The New Jersey high school wrestling official at the center of a controversy that saw an athlete cut his dreadlocks on the mat before a match is threatening to sue up to a dozen defendants including the school district.
Alan Maloney alleges $100,000 in damages for defamation of character and emotional distress in a tort claim notice that preserves his right to a possible lawsuit, the Associated Press reports.
Official required wrestler to cut his dreadlocks
Maloney, a white official, told Andrew Johnson, a black wrestler, that he had to cut his dreadlocks or forfeit his match on Dec. 19, citing a rule about hair length.
Johnson chose to have his hair cut before the match, which he went on to win.
Epitome of a team player ⬇️
A referee wouldn't allow Andrew Johnson of Buena @brhschiefs to wrestle with a cover over his dreadlocks. It was either an impromptu haircut, or a forfeit. Johnson chose the haircut, then won by sudden victory in OT to help spark Buena to a win. pic.twitter.com/f6JidKNKoI
— Mike Frankel (@MikeFrankelJSZ) December 20, 2018
Johnson’s head covering had been approved before
Johnson had a head covering that addressed the rule, but Maloney wasn’t satisfied. A rules official at the National Federation of State High School Associations said Johnson “should have been allowed to wrestle with the head covering.”
The Johnson family’s lawyer said that his head covering had been accepted in other events.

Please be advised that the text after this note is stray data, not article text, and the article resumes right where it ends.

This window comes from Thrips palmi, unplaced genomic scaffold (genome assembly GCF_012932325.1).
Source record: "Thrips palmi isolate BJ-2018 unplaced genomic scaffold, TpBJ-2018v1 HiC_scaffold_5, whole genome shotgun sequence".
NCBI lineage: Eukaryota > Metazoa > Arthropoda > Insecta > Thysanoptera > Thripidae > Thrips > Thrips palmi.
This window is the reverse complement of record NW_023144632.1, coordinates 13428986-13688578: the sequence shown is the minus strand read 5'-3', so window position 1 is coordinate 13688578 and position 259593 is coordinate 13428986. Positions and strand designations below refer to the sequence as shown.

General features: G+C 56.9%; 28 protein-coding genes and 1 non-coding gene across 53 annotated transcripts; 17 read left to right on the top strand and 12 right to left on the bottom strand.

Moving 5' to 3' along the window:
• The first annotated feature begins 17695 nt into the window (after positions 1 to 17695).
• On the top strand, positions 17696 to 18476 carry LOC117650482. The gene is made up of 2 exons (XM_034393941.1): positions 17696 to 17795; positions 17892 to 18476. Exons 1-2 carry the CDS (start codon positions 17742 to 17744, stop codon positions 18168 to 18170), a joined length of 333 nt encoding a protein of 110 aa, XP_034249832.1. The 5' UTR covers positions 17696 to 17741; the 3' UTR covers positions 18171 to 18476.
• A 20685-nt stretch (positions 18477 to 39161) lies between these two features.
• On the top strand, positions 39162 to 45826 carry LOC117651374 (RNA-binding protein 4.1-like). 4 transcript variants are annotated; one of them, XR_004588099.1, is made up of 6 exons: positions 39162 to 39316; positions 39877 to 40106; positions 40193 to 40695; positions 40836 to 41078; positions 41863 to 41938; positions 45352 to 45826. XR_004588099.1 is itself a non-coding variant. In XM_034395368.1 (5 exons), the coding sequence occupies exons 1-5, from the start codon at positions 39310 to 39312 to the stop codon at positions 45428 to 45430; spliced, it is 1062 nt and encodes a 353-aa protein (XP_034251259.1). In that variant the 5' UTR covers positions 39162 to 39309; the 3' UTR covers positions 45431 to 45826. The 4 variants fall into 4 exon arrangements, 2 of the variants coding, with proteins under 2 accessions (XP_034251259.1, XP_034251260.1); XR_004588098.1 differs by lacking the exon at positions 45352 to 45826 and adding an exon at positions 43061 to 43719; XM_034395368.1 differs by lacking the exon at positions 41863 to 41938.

Maloney accused of using racist language in the past
Maloney, who has been accused of using racist language in the past, has been barred from officiating while state civil rights and interscholastic athletic association officials investigate the incident.
The Courier Post reported in 2016 that Maloney used the N-word during a social gathering of wrestling officials.
From the report:
“Over a disagreement about homemade wine, said Preston Hamilton, who is African American, fellow referee Alan Maloney poked his finger in his chest and hurled the epithet.”
The dreadlocks controversy prompted the Buena Regional school board to boycott matches officiated by Maloney before he was eventually barred.
In New Jersey, a notice of tort must be filed within 90 days of an incident, according to the Associated Press.
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